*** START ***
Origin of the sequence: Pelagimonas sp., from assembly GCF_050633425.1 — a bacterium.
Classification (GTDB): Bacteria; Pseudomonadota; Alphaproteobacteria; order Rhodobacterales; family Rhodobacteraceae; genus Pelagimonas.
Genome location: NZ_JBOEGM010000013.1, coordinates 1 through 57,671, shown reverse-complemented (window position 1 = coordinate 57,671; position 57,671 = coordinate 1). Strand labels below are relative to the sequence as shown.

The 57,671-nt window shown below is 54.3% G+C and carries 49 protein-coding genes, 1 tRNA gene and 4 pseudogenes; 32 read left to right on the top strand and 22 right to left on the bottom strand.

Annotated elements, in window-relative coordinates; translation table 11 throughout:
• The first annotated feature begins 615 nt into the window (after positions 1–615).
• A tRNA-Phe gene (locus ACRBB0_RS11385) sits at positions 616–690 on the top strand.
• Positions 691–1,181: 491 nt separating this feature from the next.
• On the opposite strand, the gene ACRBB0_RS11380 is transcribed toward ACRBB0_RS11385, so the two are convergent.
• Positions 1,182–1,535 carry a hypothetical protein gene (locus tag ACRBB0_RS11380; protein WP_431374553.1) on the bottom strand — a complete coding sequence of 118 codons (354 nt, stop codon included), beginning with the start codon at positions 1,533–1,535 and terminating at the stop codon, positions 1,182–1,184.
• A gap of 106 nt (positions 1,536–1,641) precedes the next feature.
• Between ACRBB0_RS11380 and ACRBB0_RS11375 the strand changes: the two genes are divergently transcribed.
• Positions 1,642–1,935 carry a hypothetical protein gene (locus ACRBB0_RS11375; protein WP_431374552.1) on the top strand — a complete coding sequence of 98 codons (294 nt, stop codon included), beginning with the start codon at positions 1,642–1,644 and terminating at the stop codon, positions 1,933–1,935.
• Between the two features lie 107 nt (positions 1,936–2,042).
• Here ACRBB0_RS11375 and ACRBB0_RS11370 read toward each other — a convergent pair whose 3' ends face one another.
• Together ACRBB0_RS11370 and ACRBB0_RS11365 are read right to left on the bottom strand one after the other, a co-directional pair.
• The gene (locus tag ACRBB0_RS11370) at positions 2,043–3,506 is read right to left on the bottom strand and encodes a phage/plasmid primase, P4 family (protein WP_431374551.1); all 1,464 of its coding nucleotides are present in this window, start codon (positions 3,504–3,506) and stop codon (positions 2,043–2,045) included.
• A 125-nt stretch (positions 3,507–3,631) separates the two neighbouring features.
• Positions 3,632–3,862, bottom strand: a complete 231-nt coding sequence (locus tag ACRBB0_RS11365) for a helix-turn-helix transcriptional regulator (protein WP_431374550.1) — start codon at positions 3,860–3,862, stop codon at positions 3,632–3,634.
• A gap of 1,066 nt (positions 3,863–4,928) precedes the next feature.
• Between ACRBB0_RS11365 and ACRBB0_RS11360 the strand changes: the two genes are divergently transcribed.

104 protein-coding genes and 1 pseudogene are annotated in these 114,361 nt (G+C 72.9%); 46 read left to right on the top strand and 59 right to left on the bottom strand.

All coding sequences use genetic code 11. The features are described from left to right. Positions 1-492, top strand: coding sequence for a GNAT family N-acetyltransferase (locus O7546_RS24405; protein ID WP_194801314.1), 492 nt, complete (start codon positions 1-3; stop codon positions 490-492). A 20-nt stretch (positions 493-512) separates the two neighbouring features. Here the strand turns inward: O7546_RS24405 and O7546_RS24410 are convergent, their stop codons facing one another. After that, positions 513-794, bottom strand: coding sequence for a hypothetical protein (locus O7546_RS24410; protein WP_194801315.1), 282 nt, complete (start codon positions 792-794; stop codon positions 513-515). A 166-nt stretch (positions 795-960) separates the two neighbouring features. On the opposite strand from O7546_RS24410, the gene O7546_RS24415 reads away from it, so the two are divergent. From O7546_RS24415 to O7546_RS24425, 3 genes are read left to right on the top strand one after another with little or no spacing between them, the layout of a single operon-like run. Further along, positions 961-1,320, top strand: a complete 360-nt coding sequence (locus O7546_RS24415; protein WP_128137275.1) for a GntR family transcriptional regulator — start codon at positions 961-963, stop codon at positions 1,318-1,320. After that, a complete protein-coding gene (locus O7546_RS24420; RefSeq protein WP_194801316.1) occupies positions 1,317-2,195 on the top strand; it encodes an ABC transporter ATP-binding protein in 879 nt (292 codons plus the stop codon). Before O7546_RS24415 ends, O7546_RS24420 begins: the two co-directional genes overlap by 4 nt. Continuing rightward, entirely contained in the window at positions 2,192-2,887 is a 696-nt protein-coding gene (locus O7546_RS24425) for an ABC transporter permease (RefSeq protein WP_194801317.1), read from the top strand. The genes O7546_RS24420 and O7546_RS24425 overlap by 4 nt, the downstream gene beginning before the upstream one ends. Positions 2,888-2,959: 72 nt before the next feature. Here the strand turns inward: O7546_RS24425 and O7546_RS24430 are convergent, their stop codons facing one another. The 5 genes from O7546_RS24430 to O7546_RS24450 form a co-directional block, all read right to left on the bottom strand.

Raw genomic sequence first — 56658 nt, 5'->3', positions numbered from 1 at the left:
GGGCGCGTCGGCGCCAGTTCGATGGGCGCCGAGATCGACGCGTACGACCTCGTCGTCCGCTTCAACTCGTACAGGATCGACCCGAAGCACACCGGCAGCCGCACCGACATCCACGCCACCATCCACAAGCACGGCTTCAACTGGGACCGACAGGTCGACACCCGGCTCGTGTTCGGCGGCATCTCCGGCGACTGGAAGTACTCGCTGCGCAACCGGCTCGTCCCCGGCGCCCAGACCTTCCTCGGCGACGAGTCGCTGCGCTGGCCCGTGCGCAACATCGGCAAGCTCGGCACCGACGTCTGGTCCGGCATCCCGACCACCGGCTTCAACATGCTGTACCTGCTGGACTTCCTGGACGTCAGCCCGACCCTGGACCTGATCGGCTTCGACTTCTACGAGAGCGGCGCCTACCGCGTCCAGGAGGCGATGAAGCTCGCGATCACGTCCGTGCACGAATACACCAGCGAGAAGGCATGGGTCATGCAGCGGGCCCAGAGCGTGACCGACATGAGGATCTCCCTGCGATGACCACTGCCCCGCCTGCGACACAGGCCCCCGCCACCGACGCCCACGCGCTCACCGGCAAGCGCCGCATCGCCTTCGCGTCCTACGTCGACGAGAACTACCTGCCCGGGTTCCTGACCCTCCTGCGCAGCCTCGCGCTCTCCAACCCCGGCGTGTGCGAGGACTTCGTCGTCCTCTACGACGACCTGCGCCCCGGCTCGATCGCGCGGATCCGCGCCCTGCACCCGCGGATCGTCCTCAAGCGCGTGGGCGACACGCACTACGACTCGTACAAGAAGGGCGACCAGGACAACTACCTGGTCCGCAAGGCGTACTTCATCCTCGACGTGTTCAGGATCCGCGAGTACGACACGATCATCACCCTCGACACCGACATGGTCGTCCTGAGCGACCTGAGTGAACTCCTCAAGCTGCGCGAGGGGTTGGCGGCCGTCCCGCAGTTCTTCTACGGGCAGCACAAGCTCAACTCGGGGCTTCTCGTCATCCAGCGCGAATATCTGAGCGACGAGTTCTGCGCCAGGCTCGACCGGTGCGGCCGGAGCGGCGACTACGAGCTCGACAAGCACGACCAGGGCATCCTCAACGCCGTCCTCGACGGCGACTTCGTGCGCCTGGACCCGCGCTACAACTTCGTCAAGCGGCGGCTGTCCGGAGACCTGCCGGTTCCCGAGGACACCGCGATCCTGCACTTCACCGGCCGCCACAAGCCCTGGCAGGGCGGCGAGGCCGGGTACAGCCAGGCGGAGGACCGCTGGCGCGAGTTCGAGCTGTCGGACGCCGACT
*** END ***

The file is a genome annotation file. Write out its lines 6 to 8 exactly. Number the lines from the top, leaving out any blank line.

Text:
• The first annotated feature begins 615 nt into the window (after positions 1–615).
• A tRNA-Phe gene (locus ACRBB0_RS11385) sits at positions 616–690 on the top strand.
• Positions 691–1,181: 491 nt separating this feature from the next.